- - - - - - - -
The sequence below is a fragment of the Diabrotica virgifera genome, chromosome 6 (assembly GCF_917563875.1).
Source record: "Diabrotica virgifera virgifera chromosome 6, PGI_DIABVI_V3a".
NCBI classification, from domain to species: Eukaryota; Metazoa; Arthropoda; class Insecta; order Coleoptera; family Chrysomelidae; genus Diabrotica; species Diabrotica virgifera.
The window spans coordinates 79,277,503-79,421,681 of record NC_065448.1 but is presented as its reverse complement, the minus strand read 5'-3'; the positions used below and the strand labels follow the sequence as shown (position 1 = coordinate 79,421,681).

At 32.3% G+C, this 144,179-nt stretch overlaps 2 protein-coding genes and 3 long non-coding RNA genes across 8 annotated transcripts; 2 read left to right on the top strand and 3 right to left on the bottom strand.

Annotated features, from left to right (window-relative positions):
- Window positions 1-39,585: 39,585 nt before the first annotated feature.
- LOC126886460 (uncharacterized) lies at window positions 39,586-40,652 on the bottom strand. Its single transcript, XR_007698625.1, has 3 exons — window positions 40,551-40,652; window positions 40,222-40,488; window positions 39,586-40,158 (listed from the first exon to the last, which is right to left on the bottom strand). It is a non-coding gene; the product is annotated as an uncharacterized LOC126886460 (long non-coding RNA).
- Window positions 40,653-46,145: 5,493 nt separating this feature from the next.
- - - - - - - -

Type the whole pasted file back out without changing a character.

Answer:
The sequence below is a fragment of the Diabrotica virgifera genome, chromosome 6 (assembly GCF_917563875.1).
Source record: "Diabrotica virgifera virgifera chromosome 6, PGI_DIABVI_V3a".
NCBI classification, from domain to species: Eukaryota; Metazoa; Arthropoda; class Insecta; order Coleoptera; family Chrysomelidae; genus Diabrotica; species Diabrotica virgifera.
The window spans coordinates 79,277,503-79,421,681 of record NC_065448.1 but is presented as its reverse complement, the minus strand read 5'-3'; the positions used below and the strand labels follow the sequence as shown (position 1 = coordinate 79,421,681).

At 32.3% G+C, this 144,179-nt stretch overlaps 2 protein-coding genes and 3 long non-coding RNA genes across 8 annotated transcripts; 2 read left to right on the top strand and 3 right to left on the bottom strand.

Annotated features, from left to right (window-relative positions):
- Window positions 1-39,585: 39,585 nt before the first annotated feature.
- LOC126886460 (uncharacterized) lies at window positions 39,586-40,652 on the bottom strand. Its single transcript, XR_007698625.1, has 3 exons — window positions 40,551-40,652; window positions 40,222-40,488; window positions 39,586-40,158 (listed from the first exon to the last, which is right to left on the bottom strand). It is a non-coding gene; the product is annotated as an uncharacterized LOC126886460 (long non-coding RNA).
- Window positions 40,653-46,145: 5,493 nt separating this feature from the next.